"I was the secretary of Anne's murderer." So began a strange letter written in 1988 to Melissa Mueller after the publication of her best-selling "Anne Frank: The Biography" (Owl Books, 1999). The secretary was Traudl Junge, who served as one of Hitler's personal assistants from 1942 until his suicide in 1945. In the final days of the war, she took down his last will and testament before he shot himself in his Berlin bunker. Fearing retaliation, she refused to tell her story for the next 53 years. But now, remorseful and suffering from terminal breast cancer, she seemed ready to talk.
Mueller immediately called her friend, internationally renown multimedia artist Andre Heller, the son of a Holocaust survivor. "I was interested in how someone had changed from Hitler's assistant to an anti-fascist," Mueller told The Journal from his hometown of Vienna. "Was it believable or not?"
The result is his riveting documentary, "Blind Spot: Hitler's Secretary," culled from 13 hours of interviews conducted with the chain-smoking Junge in her spare, one-room Munich flat in Spring 2001. Essentially a series of close-ups without stylistic embellishments, the 90-minute film is part confession, part fascinating memoir. Junge, 81, describes how she grew up fatherless and she craved the affection of a boss who called her "child"; how Hitler practically never used the word, Jew; how he disliked flowers because he hated dead things around; and how he numbly sat with a puppy in the days before his own suicide.
"'Blind Spot' is an intriguing film because Frau Junge is probably the last intimate of Hitler who will speak before a camera," said Princeton University history professor Anson Rabinbach. "From a historical point of view, there is little that is really new [here].... However, as a film about Hitler's secretary, which is really the subject, there are fascinating moments, especially her repeated attempts to come to terms with ... her own behavior."
As such, "Blind Spot" joins a growing body of work on more ordinary Nazi perpetrators emerging after years of intense focus on the Holocaust victims, notably Steven Spielberg's Survivors of the Shoah Visual History Foundation.
For Heller, however, the focus was more personal. Initially he worried about what his late father, the Holocaust survivor, would have thought of the film. Apparently the elder Heller had hated the Nazis so virulently that he once forced a neighbor to eat the swastika-shaped thread embroidered on his pillow. "Why should I be taking a confession from a woman who worked for my father's greatest enemy?" Heller asked himself. "But in the end, I felt [vindicated] because I knew I was speaking to a person who had transformed herself."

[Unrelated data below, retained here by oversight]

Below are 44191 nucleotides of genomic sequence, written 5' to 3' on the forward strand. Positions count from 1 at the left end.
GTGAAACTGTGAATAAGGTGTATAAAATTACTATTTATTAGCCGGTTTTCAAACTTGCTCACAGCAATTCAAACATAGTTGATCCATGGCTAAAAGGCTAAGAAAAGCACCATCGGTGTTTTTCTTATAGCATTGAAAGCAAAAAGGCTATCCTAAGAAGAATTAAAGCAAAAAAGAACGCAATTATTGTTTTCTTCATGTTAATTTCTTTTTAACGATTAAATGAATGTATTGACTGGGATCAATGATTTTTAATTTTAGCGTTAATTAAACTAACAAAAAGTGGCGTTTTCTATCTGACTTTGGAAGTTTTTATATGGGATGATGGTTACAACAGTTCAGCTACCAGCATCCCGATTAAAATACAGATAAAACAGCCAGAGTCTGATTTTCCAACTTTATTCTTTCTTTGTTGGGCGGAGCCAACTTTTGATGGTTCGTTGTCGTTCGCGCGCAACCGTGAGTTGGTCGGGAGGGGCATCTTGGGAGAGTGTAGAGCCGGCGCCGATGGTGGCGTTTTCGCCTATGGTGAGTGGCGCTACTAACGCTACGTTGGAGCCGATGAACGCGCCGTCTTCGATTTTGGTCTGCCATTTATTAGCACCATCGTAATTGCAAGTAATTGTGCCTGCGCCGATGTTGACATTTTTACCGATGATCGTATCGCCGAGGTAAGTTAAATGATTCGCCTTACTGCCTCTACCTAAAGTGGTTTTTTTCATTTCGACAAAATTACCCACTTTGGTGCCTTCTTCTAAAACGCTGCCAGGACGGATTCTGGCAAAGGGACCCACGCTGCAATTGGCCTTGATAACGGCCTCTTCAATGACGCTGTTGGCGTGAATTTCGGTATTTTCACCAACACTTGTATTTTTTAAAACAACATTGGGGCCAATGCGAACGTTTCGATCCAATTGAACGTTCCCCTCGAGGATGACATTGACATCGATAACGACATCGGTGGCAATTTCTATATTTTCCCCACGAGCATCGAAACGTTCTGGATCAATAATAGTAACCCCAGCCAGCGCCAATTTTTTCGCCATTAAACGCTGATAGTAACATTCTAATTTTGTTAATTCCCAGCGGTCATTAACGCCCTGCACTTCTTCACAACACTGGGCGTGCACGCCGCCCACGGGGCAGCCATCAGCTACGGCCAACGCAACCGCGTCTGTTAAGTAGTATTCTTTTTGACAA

Junge's survivor guilt reminded the filmmaker of his own father's experience.
Before Hitler came to power, the Hellers were wealthy industrialists who had converted to Catholicism "because they thought it would help them rise through Viennese society, but of course it helped not at all. When the Nazis arrived in 1938, my father was promptly arrested and forced to clean the streets with a toothbrush as onlookers jeered."
While the family fortune helped him flee to England, the murder of a large part of his family in concentration camps and his survivor's guilt left him a broken man, Heller said. "He became addicted to opium and by the time I was born in 1947 he was already a wreck."
Eleven years later, he committed suicide by locking himself in the family library while suffering an embolism. Subsequently, young Andre was sent to a boarding school in the district of Styria. "On the first day of class, the teacher told everyone, 'This is Heller; don't sit beside him because he has bad blood in his veins.'"
When his classmates sang anti-Semitic songs in the streets, Heller, then 15, took the train to the district capitol and tried to complain to the governor -- unsuccessfully. "That was the beginning of my political awakening," he said.
Heller became a prominent activist on the anti-fascist front, for which he at times received threatening letters and even sacks of excrement in the mail. When he began interviewing Junge with cameraman Othmar Schmiderer in 2001, he discovered that she feared similar kinds of retribution.
Ten minutes into the interview, he said he realized "this was an impoverished woman who was widowed young, never remarried, never had children, who had punished herself for years with cancer and with total isolation. She couldn't forgive herself, just as my father also couldn't forgive himself for his survival."
Apparently "Blind Spot" proved cathartic for Junge. She died hours after the film's 2002 premiere in a Berlin theater less than 56 feet from the bunker where she had jotted down Hitler's will. "I don't consider her one of my heroes," Heller said. "But I had a kind of respect for what she went through, not to hide the truth from herself."
"Blind Spot" opens today in Los Angeles. Â